Neal Tully — Partner and Senior Research Analyst
I still might hold the record as the youngest-ever New York Post paperboy. As a third-grade entrepreneur, lugging newspapers around after school not only taught me the importance of hard work but also the benefits of a dense logistics route. And during the lazy days of summer, while other kids were splashing at the shore, I was learning about merchandising, inventory management and the importance of “location, location, location” by way of my makeshift lemonade stand.
Despite these early entrepreneurial efforts, I did not receive a formal introduction to the stock market until my senior year in high school. My class had a semester-long project where we each managed a hypothetical portfolio — with a not-so-hypothetical $200 first prize. When I wasn’t pestering my older brother John, a newly minted Wall Street trader, for his advice and insights, I was spending my afternoons poring over Value Line research at the local library. By the end of the semester, I was not only $200 richer, but I also had the tiniest glimmer as to what a future in investing might hold.
As a student majoring in political science at Manhattan College, my interest in the stock market grew. After graduation, I worked at JRC Partners, an investment partnership with an absolute-return approach. It was a great learning experience, but JRC focused on a short-term trading strategy, and I was more interested in working with a firm that had a long-term investing approach — exactly what I found at Daruma when I joined in 1997.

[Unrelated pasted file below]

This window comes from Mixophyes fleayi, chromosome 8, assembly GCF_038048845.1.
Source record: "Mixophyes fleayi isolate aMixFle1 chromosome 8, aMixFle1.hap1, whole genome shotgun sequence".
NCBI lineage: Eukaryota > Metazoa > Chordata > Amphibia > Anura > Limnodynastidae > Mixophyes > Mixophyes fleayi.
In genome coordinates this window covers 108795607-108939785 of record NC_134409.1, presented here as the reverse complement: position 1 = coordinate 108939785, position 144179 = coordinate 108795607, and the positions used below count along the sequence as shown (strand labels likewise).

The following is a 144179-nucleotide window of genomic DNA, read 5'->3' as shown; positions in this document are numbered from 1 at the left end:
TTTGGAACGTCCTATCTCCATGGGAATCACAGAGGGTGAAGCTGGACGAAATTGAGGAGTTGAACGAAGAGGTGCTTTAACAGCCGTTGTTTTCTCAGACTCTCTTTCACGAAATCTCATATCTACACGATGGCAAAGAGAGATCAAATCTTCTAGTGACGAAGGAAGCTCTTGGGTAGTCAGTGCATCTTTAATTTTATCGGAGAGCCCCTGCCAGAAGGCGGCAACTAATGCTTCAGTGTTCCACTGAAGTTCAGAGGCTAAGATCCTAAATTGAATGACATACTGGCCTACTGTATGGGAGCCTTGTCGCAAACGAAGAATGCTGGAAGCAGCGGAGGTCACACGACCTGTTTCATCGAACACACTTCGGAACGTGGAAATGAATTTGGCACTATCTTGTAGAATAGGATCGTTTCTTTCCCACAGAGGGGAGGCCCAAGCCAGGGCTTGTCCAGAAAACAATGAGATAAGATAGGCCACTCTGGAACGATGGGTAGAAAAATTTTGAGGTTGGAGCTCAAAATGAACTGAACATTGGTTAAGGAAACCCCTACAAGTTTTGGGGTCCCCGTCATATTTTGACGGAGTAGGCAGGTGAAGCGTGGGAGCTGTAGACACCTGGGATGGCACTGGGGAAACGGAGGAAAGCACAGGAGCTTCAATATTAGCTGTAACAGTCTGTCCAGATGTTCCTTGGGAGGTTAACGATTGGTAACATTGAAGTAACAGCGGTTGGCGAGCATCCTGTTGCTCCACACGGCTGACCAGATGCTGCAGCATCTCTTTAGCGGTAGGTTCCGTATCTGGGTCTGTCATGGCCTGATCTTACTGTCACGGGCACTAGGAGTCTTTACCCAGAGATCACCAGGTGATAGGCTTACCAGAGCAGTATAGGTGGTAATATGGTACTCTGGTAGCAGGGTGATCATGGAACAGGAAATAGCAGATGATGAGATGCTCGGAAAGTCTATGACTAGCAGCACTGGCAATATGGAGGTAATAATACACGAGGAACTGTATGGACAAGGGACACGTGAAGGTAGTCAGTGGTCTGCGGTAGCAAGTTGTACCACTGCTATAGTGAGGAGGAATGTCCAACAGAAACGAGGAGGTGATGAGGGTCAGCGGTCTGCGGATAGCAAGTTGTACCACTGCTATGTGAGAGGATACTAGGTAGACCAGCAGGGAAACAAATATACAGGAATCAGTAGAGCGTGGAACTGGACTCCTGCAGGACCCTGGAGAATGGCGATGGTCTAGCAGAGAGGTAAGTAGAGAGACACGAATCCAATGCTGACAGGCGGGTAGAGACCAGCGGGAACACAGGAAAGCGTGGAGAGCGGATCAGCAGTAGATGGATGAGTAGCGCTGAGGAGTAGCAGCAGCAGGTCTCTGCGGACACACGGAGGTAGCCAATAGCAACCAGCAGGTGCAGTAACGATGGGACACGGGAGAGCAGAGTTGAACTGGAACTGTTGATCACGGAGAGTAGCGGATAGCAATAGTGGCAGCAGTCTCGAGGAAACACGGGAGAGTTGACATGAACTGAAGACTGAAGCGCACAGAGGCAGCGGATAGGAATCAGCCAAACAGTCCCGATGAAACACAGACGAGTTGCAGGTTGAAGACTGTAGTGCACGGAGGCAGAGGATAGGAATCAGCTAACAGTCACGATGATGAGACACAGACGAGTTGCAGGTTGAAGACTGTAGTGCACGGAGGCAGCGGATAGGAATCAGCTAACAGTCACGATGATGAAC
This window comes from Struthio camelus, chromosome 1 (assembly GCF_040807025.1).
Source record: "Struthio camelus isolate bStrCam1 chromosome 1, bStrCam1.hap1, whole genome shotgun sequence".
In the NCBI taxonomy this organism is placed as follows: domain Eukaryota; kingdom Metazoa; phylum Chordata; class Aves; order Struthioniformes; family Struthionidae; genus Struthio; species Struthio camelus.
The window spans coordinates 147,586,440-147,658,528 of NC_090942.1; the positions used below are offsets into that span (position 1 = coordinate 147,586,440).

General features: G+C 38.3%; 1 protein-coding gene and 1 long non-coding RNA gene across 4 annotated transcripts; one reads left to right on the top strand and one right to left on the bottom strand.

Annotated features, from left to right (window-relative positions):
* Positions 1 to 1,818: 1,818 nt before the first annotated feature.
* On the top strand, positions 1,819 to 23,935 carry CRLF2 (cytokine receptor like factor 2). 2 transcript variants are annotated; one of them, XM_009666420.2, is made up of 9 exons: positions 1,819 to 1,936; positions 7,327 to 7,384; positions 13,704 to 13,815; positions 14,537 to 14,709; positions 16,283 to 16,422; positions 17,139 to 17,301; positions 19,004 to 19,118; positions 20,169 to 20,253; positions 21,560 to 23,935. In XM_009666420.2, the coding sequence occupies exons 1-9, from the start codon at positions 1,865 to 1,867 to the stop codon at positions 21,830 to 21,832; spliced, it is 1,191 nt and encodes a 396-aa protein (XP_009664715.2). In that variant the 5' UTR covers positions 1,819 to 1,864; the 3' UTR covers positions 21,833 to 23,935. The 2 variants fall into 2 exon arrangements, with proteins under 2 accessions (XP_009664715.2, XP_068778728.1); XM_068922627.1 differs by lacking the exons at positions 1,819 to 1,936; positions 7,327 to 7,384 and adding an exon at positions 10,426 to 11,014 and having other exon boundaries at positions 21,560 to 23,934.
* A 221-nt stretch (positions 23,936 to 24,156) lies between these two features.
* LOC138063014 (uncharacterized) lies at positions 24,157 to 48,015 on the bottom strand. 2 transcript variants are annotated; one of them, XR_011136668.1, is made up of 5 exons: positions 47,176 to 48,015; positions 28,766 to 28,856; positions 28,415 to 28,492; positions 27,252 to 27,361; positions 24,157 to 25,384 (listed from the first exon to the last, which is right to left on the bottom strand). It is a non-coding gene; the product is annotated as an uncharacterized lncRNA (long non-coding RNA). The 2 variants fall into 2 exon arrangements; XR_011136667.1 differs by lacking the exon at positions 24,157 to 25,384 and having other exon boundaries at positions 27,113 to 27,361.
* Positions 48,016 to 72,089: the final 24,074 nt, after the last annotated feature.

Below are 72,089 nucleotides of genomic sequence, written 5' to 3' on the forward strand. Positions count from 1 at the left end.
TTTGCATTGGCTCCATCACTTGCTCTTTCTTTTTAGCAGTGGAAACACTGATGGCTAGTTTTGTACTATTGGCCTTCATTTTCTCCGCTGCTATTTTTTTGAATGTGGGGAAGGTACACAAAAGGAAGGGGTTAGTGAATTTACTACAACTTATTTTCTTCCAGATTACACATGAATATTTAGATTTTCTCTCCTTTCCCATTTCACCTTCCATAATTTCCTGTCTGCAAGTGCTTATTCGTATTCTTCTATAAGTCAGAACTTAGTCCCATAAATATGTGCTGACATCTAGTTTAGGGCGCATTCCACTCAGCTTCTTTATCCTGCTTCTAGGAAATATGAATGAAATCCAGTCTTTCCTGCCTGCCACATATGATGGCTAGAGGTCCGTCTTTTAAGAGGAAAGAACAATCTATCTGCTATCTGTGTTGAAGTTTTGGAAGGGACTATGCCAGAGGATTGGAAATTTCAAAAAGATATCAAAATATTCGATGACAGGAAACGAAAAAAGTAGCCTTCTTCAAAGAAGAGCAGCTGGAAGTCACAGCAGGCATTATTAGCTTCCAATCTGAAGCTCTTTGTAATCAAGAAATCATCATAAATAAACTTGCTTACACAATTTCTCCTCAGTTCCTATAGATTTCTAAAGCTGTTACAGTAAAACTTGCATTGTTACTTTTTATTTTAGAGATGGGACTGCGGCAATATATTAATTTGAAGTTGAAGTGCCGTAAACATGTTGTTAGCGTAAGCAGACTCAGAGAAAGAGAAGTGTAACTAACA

As one of Daruma’s first employees, I have learned nearly all aspects of the business firsthand. Although I’ve been here for over a decade, and lived through a number of market environments, it was in my first year that I came to fully appreciate the strength of Daruma’s long-term approach. In the summer of 1998, as the hedge fund Long-Term Capital Management was imploding, the Russell 2000 Index quickly traded down over 20%. In all the hysteria, as investors were overcome with fear, we were calmly scooping up bargains.
What I love about investing is finding great businesses at bargain prices. To uncover these opportunities, you have to stay focused and be willing to think differently. The most challenging part of the process is analyzing business models, getting to know the management teams and understanding their strategies. For me, these are all crucial steps in developing the conviction to own a stock for the long term. I don’t limit my focus to any one sector, so it doesn’t matter whether it’s a 10-year-old software company or a 100-year-old railroad equipment manufacturer; if the risk/reward is compelling, then it belongs in our portfolio.